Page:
5. Partido ng Manggagawa used the Metro railroad tracks as a venue for their protests. Using trolleys, they chanted, “Chicha hindi Cha-cha!” Sloganeering and economism rolled into one.

6. The Liberal Party distributed small packs of Boy Bawang at the June 10 Ayala Rally to ward off the “Con-Asswang”. Of course, their Presidentiable Mar Roxas leads the pack.

7. Alab-Katipunan, in the same rally, brandished a colorful placard depicting Arroyo as the “Con-Ahass”. Creative enough for an obscure leftist organization.

8. Confessed Vice Presidentiable Sen. Kiko Pangilinan, Akbayan Representative Risa Hontiveros-Baraquel, Pampanga Gov. Among Ed Panlilio and Color It Red vocalist Cookie Chua stars in a supposed anti-Con-Ass TV advertisement. They are still waiting for funding though according to a news report.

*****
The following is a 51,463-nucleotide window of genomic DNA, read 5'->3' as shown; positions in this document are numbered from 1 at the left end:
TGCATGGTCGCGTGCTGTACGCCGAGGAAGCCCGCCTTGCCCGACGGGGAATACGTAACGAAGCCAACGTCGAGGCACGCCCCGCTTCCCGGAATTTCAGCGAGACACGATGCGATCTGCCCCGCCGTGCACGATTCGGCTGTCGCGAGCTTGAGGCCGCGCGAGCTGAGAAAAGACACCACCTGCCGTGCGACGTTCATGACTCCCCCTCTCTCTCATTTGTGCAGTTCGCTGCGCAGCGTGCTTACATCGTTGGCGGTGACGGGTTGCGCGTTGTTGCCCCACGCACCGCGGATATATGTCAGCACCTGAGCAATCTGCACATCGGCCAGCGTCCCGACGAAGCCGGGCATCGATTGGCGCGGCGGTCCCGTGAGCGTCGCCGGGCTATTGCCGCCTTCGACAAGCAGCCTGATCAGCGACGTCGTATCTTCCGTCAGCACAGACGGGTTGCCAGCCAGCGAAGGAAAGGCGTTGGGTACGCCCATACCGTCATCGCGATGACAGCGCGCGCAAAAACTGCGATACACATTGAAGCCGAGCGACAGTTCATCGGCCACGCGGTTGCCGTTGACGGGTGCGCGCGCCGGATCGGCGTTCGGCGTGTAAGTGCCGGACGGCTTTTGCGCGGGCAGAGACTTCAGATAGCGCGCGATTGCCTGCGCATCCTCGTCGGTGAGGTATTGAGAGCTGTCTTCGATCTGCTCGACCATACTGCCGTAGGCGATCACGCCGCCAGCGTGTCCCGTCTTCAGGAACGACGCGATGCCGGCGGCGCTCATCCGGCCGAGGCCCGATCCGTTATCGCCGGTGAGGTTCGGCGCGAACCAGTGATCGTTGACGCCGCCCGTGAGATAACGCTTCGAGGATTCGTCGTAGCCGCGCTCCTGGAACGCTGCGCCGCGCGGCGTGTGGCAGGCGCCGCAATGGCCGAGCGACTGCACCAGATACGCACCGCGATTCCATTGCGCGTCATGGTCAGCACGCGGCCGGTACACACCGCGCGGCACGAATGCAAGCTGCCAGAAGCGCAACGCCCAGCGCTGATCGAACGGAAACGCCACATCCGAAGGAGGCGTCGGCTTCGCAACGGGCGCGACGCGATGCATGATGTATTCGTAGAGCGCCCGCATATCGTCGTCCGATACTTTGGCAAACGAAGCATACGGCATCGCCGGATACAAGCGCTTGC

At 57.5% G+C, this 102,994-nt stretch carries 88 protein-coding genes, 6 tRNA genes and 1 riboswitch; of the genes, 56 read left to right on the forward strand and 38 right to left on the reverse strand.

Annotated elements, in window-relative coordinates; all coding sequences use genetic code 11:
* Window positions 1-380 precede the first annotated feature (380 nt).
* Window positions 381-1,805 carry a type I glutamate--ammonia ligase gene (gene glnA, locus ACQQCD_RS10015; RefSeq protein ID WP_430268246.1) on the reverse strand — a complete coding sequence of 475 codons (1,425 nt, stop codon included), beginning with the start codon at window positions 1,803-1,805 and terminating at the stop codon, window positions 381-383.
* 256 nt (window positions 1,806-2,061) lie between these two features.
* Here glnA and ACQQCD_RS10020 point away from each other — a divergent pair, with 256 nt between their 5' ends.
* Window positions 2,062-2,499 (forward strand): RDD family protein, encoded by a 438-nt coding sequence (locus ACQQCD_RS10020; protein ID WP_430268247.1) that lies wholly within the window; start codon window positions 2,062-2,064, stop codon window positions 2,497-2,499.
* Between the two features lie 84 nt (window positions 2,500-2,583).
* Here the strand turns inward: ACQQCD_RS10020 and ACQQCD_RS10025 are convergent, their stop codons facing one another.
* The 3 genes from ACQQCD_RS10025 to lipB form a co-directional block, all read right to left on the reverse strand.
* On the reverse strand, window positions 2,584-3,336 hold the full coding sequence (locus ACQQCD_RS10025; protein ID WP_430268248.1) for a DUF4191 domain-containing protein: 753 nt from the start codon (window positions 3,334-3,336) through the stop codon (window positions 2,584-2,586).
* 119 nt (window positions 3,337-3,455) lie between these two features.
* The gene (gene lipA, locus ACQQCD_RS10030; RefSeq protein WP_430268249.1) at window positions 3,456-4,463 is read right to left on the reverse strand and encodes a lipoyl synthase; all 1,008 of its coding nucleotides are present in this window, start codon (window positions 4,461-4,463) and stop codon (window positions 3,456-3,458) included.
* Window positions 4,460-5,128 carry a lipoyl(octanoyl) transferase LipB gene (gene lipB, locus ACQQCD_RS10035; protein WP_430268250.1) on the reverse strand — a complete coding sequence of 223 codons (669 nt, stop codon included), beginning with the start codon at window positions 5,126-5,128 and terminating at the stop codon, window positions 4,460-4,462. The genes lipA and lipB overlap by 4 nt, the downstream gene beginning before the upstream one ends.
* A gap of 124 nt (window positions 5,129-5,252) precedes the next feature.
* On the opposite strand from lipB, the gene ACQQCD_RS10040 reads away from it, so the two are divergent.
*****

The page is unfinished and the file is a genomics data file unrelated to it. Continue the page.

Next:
9. Anti-Con-ass activists in Cebu were seen wearing protective masks against the H1N1 virus. They just added a simple “No to Con-Ass!” to their health-conscious fashion accessories.

10. Body and face painting is the theme of the demonstration in Cagayan de Oro City.

11. The band Datu’s Tribe led by vocalist Cabring posted a hilarious photo essay protest against Con-Ass on their blog: http://lupitnicabring.wordpress.com/2009/06/10/datus-tribe-contra-con-ass-lego-adventures-3/

12. OFW Noli Benavent created a Facebook cause entitled Stop Con-Ass Now! a day after the resolution was approved. As of the latest count,  it already has more than 73,000 members.

 

this list will be updated every now and then

I have to explain to my team leader and teammates why I can’t attend the Batangas team get-away. And I told them the truth. I won’t miss this year’s Labor Day protests. As our teammate (and future team lead) Jeremy puts it, “Wala na pala tayong no choice.”

My shift ends at noon that day so I had to rush downstairs to call anyone from the march to updated where should I proceed. I immediately called Aaron of Sanlakas Youth after grabbing my phone out of my locker.